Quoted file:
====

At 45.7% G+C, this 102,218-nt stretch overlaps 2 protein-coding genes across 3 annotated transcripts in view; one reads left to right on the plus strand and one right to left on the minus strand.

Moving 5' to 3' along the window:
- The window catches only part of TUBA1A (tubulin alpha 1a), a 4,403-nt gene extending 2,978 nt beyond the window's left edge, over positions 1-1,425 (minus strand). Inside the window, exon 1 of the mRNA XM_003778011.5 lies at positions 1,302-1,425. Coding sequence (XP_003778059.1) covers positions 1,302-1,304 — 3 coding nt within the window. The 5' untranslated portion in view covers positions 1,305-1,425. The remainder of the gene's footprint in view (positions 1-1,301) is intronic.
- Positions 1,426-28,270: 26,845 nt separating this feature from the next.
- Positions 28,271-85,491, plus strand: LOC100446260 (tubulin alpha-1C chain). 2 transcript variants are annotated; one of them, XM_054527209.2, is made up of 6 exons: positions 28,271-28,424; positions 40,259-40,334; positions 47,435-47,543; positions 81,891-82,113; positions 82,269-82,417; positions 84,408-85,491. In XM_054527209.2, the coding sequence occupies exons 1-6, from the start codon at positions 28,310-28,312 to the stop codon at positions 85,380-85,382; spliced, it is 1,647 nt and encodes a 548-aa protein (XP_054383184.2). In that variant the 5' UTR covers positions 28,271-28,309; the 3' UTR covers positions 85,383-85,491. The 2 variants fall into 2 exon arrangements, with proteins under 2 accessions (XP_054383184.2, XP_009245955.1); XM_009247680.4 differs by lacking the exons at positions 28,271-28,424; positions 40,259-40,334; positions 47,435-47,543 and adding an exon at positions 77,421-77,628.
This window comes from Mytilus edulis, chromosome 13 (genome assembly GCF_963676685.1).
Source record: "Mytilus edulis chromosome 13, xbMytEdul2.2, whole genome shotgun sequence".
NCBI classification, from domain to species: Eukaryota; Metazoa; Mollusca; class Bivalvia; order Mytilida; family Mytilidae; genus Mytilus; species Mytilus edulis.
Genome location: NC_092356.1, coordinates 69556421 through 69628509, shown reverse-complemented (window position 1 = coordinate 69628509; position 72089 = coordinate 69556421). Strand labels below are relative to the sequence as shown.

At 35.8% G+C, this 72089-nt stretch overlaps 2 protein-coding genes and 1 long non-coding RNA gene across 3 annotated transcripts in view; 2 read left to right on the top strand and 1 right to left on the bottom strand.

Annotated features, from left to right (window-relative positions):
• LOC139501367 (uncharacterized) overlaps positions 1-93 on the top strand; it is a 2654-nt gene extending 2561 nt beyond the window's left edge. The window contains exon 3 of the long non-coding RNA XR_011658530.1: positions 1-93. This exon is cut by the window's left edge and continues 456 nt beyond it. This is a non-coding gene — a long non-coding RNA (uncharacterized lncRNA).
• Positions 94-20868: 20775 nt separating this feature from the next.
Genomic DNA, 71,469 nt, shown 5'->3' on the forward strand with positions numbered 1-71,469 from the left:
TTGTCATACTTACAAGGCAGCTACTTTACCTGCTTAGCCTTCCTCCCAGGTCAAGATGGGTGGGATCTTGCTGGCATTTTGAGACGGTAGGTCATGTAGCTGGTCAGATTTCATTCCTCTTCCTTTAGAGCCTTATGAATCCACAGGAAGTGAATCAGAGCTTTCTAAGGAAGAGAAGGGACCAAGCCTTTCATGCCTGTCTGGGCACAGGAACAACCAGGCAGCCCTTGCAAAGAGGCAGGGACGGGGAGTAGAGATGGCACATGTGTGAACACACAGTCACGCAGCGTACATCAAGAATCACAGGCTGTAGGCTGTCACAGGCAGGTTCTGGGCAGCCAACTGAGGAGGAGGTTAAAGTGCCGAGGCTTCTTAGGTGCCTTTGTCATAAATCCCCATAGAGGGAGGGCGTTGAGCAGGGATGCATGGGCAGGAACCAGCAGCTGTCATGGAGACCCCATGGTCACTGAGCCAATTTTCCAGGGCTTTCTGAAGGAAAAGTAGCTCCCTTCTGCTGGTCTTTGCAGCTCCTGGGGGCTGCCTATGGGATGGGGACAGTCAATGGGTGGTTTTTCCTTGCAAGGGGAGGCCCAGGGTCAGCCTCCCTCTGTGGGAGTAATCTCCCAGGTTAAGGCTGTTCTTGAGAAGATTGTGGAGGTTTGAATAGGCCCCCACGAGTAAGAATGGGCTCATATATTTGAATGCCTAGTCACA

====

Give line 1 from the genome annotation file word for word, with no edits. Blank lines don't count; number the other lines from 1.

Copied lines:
At 45.7% G+C, this 102,218-nt stretch overlaps 2 protein-coding genes across 3 annotated transcripts in view; one reads left to right on the plus strand and one right to left on the minus strand.